Over the past few weeks, we have been told we are on “war footing,” with all the nations of the world battling an invisible enemy called coronavirus. It’s probably the most unconventional war we’ve ever waged; instead of taking up arms and gearing up to fight, we’re asked to stay home, self-isolate and do a lot of handwashing.
In the spirit of this, I think we might want to bring back one of the staples of the previous century’s war efforts – the victory garden.
If the phrase is new to you, it might be because the last time there was a big push for victory gardens was World War II, when it is estimated that U.S. households grew about a third of all the produce consumed.
The movement was promoted by the government as a way to reduce pressure on the public food supply and to boost morale. There were all sorts of feel-good posters promoting the effort with headlines like: Our Food is Fighting, Dig for Victory and Sow the Seeds of Victory.
It was a very practical undertaking; wars often result in food rationing, and a victory garden was a way of growing what you might not be able to buy in the store.
Interestingly, the intellectual father of the victory garden (and, while we’re at it, the whole farm-to-table movement) was George Washington Carver. You probably remember him from your school days as the gentleman who figured out so many things to do with the peanut. The 19th century agricultural trailblazer wanted to help poor crop farmers improve their lives by reserving some of their land for growing their own food. It wasn’t a world war Carver was battling, but a fight against poverty and waste.
So, why pursue a victory garden now? At this point, we really aren’t facing a shortage of produce. The nation’s farmers are still working and there don’t seem to be any real snags in that particular supply chain.
COVID-19, however, has created some quirks in the way people buy things. Do you remember a few weeks ago when it was almost impossible to find eggs? There really wasn’t an egg shortage; those empty refrigerated shelves were the result of a lot of “stress baking” compounded by panicked buying when people thought the eggs would run out.
Your victory garden can be a hedge against this type of stockpiling. And just like any food gardening, a victory garden ensures that your produce is fresh and doesn’t include any chemicals you wouldn’t want to include in something you plan to eat.
Plus, tending your victory garden will get you outdoors and enjoying the fresh air. Don’t underestimate all the psychological benefits of growing something at a time when we all are a little cabin crazy and way too attached to our technological devices.
Spring in Northern Arizona can prove challenging for vegetable gardeners, but there are plenty of things you can plant now and enjoy pretty quickly.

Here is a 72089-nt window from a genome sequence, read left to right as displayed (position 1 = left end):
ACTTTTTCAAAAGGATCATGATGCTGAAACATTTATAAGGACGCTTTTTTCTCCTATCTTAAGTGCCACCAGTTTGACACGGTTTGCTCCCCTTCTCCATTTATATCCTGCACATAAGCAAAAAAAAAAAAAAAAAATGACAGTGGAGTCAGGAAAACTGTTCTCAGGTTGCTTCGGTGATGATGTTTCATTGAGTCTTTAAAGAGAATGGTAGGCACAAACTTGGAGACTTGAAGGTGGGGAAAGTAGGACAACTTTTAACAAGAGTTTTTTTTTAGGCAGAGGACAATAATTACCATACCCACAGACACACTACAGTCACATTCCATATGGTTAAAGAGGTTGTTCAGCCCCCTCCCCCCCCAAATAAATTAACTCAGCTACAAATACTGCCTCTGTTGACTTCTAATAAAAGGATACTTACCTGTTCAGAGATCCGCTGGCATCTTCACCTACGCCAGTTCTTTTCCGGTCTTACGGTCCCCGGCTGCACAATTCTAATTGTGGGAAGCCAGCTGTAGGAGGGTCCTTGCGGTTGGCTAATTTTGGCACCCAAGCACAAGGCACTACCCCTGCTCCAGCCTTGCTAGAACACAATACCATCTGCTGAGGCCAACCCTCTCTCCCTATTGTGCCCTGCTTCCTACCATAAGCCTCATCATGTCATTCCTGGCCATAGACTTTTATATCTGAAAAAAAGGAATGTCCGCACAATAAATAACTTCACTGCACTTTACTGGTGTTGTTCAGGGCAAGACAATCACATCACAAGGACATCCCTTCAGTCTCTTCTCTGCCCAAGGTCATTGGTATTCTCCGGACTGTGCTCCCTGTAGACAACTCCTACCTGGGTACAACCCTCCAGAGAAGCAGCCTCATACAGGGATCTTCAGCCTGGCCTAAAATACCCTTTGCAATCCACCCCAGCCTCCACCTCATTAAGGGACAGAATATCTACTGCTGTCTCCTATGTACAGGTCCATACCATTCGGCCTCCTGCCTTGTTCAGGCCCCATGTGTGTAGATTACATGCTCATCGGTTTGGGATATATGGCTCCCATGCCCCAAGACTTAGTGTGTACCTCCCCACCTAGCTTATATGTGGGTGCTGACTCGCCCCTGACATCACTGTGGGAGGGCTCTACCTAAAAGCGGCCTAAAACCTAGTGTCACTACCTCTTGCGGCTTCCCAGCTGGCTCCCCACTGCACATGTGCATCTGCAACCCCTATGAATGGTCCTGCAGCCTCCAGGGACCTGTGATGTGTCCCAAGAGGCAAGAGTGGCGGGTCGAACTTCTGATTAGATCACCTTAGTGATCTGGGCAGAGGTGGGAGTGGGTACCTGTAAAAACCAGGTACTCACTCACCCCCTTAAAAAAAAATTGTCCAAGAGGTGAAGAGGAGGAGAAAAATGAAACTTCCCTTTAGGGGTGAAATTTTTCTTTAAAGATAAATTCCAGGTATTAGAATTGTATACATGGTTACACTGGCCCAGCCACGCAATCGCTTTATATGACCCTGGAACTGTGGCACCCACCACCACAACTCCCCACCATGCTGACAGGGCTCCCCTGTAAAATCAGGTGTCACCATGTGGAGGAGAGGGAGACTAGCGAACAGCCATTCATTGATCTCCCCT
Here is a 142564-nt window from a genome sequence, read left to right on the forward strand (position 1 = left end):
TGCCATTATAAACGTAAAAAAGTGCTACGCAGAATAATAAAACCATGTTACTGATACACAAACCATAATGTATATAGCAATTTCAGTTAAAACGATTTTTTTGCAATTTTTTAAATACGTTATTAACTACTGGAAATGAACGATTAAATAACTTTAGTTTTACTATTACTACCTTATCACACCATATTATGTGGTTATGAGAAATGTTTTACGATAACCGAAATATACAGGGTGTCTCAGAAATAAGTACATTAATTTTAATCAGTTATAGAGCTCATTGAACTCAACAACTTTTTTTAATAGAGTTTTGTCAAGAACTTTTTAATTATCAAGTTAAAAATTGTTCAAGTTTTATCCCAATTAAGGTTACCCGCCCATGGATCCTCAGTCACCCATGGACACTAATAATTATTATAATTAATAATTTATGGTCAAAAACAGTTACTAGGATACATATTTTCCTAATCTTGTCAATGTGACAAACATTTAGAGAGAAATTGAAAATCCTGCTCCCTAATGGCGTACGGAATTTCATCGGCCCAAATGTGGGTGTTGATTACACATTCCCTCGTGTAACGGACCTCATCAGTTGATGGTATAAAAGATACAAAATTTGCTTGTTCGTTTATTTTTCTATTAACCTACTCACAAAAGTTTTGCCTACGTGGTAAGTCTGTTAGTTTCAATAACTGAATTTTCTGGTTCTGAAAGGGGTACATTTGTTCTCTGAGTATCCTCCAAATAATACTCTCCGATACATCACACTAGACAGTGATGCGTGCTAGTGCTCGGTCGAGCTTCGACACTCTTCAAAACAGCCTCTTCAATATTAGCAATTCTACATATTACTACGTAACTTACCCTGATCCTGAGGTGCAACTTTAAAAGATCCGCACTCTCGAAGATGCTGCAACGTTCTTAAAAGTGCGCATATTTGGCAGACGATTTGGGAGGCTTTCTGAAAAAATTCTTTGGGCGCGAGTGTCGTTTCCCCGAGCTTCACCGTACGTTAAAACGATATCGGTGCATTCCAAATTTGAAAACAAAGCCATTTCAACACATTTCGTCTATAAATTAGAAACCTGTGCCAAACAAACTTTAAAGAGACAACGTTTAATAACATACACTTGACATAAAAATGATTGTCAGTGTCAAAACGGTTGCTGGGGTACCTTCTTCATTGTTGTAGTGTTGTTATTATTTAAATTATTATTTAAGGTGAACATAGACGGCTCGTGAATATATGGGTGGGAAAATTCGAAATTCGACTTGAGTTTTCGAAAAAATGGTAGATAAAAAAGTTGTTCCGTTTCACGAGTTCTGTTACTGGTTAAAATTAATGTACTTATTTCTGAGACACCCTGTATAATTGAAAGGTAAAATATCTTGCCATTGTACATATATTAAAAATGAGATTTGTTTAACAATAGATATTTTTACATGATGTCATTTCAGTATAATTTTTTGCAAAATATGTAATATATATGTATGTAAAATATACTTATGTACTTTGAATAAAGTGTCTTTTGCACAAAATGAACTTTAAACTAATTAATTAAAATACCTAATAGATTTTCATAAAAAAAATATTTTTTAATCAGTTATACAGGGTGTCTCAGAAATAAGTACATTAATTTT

If you haven’t grown a food garden before, there are four basic things you need to get started: sunlight, good soil, water and plants or seeds. Pick a spot that gets a decent amount of sun. If you aren’t sure if your soil is optimal, test it and then amend it by adding the elements that are missing. We can help you here at Warner’s with both test kits and advice on how to achieve the balance of nitrogen, phosphorus and potassium that plants need in order to thrive.
Then, it’s a matter of planting and making sure you water properly, without overwatering your garden. Remember, water is vital for your garden’s success, but your plant’s roots are like lungs and will drown if overwatered.
You can start some foods in spring in containers or your windowsill for several weeks before putting them in the ground. (Which will be helpful if we get a frosty evening; you can bring a container into your house easily if the temperatures are going to dip below 32 degrees.) These include tomatoes, peppers, eggplants, strawberries and melons.
Spring plants to plant directly in the early season include radishes, turnips, lettuces, kales, collards, chards, carrots, onions, garlic, potatoes, zucchini, fall squashes and pumpkins. And don’t forget the extra flavor you get by planting herbs as well: tarragon, rosemary, basil and sage are all available now.
If you’re not sure which fruits and veggies you might want to include in your victory garden, please visit us at Warner’s Nursery (just don’t take it personally if we stay six feet away). Also, you can call us and make an order over the phone for curbside pickup of the items you need to create a beautiful – and tasty – garden this year. Happy gardening! FBN
By Misti Warner-Andersen
Misti Warner-Andersen is the manager of Warner’s Nursery & Landscape Co., located at 1101 E. Butler Ave. in Flagstaff. To contact Warner’s Nursery, call 928-774-1983.